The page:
Robinson Crusoe Quote

"He preferred, however, "gourmandization," was an idolater of a certain decent, commodious fish, called a turtle, and worshipped the culinary image wherever he nozed it put up."
---The Contradiction (1796)

Wednesday, 1 June 2011

Tasteful Party-Planning 101

It may come as a great surprise to my noble and judicious readers that, every so often, this project feels a little out of control.  I keep trying to come back to this point that the physical sense of taste –– not just aesthetic "taste" as a means of judgment –– becomes a pretty big deal beginning in the late 17th century, but sometimes I question whether that is what the sources I read are really telling me.

It isn't difficult to find instances of people talking about eating.  But most of these eye-witness accounts seem interested in where people dined and with whom.  People mentioned what they ate quite frequently, but there is rarely much subjective description of what a meal actually tasted like.  We know from the explosion of novels and diaries in the 18th century that a great deal of importance was ascribed to the excavation of one's private thoughts, feelings and emotions.  But it has been becoming apparent that finding written evidence of an 18th century food orgasm will probably be even more elusive than finding written evidence of the regular kind (ahem, Robert Hooke).

The Consequences of Pigging out on Turtle,
a highly elite delicacy in the 18th-19th centuries

Which makes it hard to avoid the following question: were people talking about gorging themselves on turtle and pineapple because of the peculiar taste these dishes afforded?  Or simply because these things were luxuries?  Did Samuel Pepys bury his Parmesan during the Great Fire of London because he was such a cheese aficionado?  Or did he simply realize that a big block of imported parm was really freaking expensive?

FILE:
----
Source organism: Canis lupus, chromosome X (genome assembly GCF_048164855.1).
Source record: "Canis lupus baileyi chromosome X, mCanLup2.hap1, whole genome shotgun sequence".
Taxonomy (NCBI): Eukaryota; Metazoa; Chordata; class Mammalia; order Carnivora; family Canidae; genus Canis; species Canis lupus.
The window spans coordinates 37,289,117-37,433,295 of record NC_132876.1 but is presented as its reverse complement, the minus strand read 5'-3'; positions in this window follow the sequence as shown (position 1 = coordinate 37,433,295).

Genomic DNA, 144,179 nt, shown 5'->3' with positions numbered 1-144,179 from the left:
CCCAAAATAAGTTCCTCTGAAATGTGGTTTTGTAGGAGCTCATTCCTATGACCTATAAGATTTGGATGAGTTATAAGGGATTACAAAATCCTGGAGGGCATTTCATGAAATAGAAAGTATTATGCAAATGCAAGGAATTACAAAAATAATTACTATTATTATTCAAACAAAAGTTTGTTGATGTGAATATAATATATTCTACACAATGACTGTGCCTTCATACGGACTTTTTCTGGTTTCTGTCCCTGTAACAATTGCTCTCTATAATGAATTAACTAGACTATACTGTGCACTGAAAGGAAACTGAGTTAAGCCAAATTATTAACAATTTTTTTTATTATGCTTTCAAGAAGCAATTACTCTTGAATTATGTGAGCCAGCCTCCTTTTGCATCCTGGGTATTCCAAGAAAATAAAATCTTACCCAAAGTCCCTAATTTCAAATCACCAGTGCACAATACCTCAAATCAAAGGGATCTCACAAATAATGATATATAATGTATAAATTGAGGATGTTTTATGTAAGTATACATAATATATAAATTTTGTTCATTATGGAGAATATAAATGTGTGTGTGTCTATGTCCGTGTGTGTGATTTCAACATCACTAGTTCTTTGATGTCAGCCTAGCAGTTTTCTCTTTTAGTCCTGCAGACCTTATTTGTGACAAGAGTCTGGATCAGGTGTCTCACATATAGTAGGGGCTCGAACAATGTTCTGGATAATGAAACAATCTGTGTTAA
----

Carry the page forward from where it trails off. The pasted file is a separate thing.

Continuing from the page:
The social prestige of choosing to eat particular foods can never be separated from the practice of food connoisseurship, but perhaps this little bill can make a case for "taste."

This was taken from the Freemason's Grand Feast of May 3, 1784:

Champagne: 128 bottles at 0.10.6 per bottle .....67.4.0
Burgundy: 40 bottles at 0.8 ............................. 16.0.0
Hockamore: 28 bottles at 0.8.0 ........................ 11.4.0
Claret: 104 bottles at 0.5.6 ................................28.12.0
Madeira: 37 bottles at 0.4.6 .............................. 8.6.6
Sherry: 65 bottles at 0.4.0 ................................ 13.0.0
Port: 147 bottles at 0.2.6 .................................. 18.7.6
Total: 549 bottles .............................................162.14.0

I wasn't sure what conclusion to draw from this until an actual champagne historian reassured me that it was a pretty safe bet to assume that these beverages were consumed in this order.  But one thing caught my eye; champagne is far and away the most expensive: 10 shillings 6 pence per bottle.  Port, consumed at the very end, is but a fraction of that.

Anyone who has ever thrown a dinner party knows that it is essential to start out with the gastronomic conversation pieces (all the better to impress the guests).  Then, once everyone is too drunk to care or notice, whip out the cheap stuff.

If these wines were solely status symbols, would the order in which they were consumed matter so much?  Probably not.  Neither would they be consumed from the lightest wine to the heaviest (also going on above) which we still do today, so that our fickle palates can properly appreciate each wine's subtle notes and flavors.